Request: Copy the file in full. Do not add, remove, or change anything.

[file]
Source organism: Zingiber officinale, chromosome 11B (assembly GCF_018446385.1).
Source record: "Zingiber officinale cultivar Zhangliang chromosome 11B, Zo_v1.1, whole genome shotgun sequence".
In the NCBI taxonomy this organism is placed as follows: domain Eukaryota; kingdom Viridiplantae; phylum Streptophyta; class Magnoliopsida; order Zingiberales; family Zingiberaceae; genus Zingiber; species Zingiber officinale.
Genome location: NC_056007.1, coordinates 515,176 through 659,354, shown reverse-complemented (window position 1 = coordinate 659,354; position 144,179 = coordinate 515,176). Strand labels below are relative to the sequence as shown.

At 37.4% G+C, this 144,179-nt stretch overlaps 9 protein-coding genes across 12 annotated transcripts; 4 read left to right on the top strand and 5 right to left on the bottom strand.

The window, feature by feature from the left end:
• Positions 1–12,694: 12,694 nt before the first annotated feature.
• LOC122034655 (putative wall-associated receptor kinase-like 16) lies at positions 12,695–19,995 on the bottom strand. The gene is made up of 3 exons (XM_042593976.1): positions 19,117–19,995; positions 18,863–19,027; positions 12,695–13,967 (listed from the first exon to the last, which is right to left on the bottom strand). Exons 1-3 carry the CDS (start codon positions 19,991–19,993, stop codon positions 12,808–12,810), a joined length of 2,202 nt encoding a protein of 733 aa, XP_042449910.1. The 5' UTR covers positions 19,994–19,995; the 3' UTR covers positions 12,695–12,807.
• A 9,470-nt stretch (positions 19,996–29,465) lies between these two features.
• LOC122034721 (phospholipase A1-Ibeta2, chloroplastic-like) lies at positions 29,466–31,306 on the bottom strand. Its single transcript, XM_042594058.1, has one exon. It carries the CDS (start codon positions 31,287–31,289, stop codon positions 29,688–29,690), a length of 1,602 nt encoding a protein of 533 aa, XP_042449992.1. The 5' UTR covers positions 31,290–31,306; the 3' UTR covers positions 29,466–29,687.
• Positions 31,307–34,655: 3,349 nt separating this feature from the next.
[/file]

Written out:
Source organism: Zingiber officinale, chromosome 11B (assembly GCF_018446385.1).
Source record: "Zingiber officinale cultivar Zhangliang chromosome 11B, Zo_v1.1, whole genome shotgun sequence".
In the NCBI taxonomy this organism is placed as follows: domain Eukaryota; kingdom Viridiplantae; phylum Streptophyta; class Magnoliopsida; order Zingiberales; family Zingiberaceae; genus Zingiber; species Zingiber officinale.
Genome location: NC_056007.1, coordinates 515,176 through 659,354, shown reverse-complemented (window position 1 = coordinate 659,354; position 144,179 = coordinate 515,176). Strand labels below are relative to the sequence as shown.

At 37.4% G+C, this 144,179-nt stretch overlaps 9 protein-coding genes across 12 annotated transcripts; 4 read left to right on the top strand and 5 right to left on the bottom strand.

The window, feature by feature from the left end:
• Positions 1–12,694: 12,694 nt before the first annotated feature.
• LOC122034655 (putative wall-associated receptor kinase-like 16) lies at positions 12,695–19,995 on the bottom strand. The gene is made up of 3 exons (XM_042593976.1): positions 19,117–19,995; positions 18,863–19,027; positions 12,695–13,967 (listed from the first exon to the last, which is right to left on the bottom strand). Exons 1-3 carry the CDS (start codon positions 19,991–19,993, stop codon positions 12,808–12,810), a joined length of 2,202 nt encoding a protein of 733 aa, XP_042449910.1. The 5' UTR covers positions 19,994–19,995; the 3' UTR covers positions 12,695–12,807.
• A 9,470-nt stretch (positions 19,996–29,465) lies between these two features.
• LOC122034721 (phospholipase A1-Ibeta2, chloroplastic-like) lies at positions 29,466–31,306 on the bottom strand. Its single transcript, XM_042594058.1, has one exon. It carries the CDS (start codon positions 31,287–31,289, stop codon positions 29,688–29,690), a length of 1,602 nt encoding a protein of 533 aa, XP_042449992.1. The 5' UTR covers positions 31,290–31,306; the 3' UTR covers positions 29,466–29,687.
• Positions 31,307–34,655: 3,349 nt separating this feature from the next.